Shadow apps are software-as-a-service (SaaS) applications that are used on business networks but are not supplied by the IT department or even visible to them.
Shadow apps are often collaborative software, such as unified communication and collaboration (UCC) applications that enable greater productivity in the office. The apps are sometimes installed by general users in an organization; however, CEOs are often the biggest offenders because they are less locked down with user rights management than the rest of the staff.
Commonly-installed shadow apps include Google apps and Dropbox. These and other shadow apps carry with them an increased risk of data breaches because they have not been verified to be secure. The risk of data breaches associated with shadow apps has been estimated to be three times greater than is the case with internal applications. Shadow apps can also cause bandwidth issues on the network, slowing things down for all users and impacting productivity.
CIOs are in a difficult position to limit shadow apps. The software often improves communication and productivity, while security and data breaches may not seem to be real threats until they happen. Managing shadow apps requires cooperation and communication between CIOs, CEOs and other employees.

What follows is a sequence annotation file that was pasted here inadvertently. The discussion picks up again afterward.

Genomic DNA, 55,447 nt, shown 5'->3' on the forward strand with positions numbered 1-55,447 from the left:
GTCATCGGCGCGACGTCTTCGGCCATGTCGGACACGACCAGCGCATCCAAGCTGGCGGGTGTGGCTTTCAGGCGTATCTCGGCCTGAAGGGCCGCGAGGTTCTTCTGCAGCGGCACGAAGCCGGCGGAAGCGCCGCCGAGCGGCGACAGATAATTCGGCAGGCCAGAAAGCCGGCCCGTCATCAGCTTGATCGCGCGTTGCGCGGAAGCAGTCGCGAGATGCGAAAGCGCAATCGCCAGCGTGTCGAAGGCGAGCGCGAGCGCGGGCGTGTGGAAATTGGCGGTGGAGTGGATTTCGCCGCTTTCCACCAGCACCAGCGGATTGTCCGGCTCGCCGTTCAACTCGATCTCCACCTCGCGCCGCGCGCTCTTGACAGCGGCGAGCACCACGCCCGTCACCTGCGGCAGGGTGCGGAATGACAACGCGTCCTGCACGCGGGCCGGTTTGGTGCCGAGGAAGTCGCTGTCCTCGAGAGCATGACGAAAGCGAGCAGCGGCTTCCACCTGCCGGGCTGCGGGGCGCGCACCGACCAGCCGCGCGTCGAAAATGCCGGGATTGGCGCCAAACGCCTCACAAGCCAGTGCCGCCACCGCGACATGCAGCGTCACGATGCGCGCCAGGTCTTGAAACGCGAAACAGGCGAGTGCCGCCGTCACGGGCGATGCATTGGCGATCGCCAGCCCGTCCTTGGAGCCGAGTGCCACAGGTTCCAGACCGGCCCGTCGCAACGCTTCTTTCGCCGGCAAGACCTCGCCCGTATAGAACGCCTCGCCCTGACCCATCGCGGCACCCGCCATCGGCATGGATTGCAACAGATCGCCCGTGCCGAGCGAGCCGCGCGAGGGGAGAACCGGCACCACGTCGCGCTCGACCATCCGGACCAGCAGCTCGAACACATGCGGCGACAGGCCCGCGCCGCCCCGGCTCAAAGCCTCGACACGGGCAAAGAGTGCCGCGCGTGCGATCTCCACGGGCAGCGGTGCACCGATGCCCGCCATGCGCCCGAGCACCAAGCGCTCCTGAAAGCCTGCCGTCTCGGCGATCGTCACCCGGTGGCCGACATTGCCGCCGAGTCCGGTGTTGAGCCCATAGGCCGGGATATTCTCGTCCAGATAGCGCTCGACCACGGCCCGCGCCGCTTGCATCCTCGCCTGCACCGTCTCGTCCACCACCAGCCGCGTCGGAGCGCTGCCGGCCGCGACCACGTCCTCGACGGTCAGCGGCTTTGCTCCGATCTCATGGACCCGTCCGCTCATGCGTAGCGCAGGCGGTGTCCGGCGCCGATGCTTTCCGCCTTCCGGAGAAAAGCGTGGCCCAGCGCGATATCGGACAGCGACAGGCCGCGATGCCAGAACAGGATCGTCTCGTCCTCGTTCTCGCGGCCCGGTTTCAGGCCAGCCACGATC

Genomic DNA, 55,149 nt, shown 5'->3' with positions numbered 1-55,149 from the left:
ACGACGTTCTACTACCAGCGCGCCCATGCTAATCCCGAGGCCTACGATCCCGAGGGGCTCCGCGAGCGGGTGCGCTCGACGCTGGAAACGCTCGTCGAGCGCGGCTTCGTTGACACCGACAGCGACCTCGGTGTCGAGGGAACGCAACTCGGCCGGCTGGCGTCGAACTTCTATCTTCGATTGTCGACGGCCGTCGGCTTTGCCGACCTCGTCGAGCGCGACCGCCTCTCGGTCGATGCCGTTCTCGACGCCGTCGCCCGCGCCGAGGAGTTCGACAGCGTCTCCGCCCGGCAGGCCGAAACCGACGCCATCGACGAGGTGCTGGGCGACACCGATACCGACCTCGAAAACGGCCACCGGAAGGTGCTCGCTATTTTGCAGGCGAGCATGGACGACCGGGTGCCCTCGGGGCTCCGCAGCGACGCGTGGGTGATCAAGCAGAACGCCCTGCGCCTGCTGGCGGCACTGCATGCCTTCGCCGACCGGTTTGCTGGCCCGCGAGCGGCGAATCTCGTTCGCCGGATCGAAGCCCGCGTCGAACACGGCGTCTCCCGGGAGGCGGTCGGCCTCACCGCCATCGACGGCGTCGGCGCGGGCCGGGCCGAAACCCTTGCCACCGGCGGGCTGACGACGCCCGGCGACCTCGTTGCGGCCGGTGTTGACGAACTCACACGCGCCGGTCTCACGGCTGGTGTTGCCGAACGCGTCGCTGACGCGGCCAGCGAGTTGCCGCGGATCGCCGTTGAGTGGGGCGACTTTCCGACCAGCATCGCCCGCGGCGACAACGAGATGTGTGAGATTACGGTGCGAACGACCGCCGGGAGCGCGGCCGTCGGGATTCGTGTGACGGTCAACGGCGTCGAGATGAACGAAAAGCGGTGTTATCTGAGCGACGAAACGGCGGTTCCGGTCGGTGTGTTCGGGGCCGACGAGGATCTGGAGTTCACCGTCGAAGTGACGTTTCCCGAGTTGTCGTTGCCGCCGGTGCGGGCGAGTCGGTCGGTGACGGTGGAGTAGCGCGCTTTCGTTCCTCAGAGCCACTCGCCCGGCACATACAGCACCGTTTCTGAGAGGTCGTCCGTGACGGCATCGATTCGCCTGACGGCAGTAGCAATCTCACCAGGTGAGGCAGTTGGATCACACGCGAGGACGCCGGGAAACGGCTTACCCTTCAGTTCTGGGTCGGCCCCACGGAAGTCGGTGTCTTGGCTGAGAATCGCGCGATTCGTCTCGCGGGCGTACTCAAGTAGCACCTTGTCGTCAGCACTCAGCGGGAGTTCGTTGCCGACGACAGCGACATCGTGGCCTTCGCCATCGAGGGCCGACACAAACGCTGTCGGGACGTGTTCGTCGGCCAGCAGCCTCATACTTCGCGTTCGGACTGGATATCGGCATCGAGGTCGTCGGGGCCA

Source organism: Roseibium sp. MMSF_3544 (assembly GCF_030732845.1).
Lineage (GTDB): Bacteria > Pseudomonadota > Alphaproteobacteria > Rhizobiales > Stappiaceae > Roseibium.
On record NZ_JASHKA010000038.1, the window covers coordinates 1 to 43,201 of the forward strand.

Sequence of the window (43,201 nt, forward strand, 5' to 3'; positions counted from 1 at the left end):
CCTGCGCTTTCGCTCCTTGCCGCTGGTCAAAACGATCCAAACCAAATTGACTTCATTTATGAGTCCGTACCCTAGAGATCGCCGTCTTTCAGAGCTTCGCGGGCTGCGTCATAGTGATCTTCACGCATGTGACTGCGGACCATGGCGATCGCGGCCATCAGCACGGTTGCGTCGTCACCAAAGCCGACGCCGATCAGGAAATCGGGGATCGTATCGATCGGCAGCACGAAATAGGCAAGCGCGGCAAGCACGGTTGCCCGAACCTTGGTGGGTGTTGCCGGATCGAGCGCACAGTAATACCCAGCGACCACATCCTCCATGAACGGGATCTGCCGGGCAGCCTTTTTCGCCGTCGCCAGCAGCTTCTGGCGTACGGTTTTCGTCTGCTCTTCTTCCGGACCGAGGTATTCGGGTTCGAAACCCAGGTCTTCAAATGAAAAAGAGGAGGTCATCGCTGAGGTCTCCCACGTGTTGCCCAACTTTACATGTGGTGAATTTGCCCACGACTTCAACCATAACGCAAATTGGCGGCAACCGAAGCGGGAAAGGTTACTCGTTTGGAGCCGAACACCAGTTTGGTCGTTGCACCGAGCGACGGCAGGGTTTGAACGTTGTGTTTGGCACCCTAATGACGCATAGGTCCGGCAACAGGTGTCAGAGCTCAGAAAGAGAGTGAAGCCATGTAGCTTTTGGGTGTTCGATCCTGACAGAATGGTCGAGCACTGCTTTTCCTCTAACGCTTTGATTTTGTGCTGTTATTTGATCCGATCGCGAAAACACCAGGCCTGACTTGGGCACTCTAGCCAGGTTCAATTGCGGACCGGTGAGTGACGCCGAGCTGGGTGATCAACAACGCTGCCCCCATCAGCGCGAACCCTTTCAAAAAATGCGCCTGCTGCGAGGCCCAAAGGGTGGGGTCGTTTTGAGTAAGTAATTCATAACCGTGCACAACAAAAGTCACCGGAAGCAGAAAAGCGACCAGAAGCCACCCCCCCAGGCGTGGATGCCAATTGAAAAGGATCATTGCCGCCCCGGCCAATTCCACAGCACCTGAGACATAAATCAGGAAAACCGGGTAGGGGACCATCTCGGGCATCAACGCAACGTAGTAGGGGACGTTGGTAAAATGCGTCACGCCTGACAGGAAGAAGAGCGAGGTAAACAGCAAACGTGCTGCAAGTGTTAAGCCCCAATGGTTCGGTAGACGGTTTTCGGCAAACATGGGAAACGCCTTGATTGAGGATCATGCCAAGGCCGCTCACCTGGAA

The first step required to deal with shadow apps is an audit of all apps used on the corporate network. There may be something in the enterprise’s supported software that could be used for the same purpose as a shadow app. On the other hand, some unsupported apps may be installed but not used – according to research, up to 75 percent of software installed on enterprise is never accessed. Finally, an audit may also reveal areas where internal apps are not working effectively, so that IT can step up to fix the issues.